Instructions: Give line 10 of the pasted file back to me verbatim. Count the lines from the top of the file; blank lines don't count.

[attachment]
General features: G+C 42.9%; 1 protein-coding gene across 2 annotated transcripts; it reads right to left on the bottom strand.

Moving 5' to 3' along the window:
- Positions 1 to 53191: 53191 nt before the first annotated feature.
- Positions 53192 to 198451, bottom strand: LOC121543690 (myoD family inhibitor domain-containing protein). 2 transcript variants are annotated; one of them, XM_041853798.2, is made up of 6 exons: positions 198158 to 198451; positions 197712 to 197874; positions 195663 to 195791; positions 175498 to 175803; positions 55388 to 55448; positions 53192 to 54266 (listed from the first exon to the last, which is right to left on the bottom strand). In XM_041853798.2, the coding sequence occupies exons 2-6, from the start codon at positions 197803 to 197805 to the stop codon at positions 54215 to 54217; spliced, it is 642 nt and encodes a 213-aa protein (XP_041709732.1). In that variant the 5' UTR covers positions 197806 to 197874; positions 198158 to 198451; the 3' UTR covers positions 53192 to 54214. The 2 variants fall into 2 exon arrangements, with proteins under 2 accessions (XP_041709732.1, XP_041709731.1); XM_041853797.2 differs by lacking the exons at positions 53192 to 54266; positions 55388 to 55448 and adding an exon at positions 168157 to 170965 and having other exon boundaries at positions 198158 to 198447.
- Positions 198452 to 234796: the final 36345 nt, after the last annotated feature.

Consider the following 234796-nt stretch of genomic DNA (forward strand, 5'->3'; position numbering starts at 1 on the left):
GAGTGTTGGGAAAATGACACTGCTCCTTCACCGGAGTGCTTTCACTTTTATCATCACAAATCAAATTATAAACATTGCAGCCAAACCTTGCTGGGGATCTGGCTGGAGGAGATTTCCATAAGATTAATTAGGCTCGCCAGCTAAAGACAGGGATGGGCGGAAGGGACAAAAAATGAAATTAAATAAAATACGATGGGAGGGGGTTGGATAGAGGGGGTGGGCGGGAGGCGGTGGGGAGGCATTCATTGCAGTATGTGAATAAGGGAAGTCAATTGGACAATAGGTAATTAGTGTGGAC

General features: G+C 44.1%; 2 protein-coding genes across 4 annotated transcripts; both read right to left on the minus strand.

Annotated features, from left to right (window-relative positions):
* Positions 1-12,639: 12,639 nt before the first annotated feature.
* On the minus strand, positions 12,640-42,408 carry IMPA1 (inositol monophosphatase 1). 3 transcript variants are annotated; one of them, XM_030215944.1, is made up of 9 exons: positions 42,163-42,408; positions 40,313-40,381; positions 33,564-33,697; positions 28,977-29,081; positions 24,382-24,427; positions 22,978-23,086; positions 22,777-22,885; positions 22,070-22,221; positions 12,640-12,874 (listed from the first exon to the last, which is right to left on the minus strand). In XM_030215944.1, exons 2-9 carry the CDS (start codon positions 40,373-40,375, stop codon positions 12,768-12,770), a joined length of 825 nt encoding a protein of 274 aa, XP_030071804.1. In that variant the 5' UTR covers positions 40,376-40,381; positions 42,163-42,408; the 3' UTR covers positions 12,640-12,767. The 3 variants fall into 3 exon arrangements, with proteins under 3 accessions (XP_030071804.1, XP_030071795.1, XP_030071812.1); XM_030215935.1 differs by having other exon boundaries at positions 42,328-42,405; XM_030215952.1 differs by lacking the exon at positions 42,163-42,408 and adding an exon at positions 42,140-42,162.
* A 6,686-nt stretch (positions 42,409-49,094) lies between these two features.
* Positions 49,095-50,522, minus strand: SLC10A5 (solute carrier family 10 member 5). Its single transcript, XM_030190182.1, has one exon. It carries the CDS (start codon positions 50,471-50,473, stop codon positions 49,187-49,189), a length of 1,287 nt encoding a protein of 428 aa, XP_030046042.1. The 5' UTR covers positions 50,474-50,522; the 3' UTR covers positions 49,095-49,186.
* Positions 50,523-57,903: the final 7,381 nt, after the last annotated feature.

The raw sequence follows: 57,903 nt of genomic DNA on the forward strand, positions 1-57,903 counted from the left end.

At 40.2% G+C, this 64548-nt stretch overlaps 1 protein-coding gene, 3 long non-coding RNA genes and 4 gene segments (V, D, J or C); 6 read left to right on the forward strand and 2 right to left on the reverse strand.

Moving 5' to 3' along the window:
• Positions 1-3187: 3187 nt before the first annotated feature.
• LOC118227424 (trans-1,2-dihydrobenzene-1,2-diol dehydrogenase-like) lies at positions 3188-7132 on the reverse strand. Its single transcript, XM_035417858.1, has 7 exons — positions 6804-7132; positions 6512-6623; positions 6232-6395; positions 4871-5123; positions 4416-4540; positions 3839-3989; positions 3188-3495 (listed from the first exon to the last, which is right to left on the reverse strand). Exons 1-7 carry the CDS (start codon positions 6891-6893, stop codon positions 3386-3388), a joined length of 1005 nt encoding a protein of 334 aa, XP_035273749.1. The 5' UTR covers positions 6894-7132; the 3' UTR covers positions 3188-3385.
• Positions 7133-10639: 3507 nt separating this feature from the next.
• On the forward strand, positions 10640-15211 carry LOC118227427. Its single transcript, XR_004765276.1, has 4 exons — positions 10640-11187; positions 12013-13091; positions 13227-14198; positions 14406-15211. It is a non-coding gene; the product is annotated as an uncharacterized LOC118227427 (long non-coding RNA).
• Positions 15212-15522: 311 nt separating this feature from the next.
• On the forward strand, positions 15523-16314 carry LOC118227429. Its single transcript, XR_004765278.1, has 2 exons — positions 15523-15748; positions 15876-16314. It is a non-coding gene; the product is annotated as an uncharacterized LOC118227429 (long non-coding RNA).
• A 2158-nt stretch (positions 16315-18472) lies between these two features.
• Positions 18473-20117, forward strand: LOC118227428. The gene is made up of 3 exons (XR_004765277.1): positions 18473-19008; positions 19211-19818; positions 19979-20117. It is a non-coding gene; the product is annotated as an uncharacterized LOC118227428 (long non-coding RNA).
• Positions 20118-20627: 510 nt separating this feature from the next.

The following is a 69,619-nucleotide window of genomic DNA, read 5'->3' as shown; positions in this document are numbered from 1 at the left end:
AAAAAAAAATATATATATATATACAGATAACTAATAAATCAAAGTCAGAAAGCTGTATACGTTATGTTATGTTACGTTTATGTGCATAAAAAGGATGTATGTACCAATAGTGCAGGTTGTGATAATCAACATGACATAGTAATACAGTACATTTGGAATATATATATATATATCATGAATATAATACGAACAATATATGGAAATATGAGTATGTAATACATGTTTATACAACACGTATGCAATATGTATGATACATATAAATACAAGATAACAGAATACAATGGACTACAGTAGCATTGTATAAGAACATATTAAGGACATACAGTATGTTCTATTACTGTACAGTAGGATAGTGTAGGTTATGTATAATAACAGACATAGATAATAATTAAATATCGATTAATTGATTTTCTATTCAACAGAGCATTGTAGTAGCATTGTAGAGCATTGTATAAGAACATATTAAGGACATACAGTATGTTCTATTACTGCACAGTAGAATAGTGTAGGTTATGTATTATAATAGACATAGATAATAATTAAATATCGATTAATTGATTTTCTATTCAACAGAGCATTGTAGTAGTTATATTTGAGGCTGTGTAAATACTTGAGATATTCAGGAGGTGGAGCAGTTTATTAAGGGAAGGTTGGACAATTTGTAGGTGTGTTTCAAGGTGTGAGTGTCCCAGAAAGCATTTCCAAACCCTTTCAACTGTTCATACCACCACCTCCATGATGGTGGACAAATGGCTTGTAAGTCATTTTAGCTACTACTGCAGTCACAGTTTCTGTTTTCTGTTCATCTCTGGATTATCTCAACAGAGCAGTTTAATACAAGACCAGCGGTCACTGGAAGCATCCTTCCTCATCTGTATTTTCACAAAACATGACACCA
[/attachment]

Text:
* Positions 1-12,639: 12,639 nt before the first annotated feature.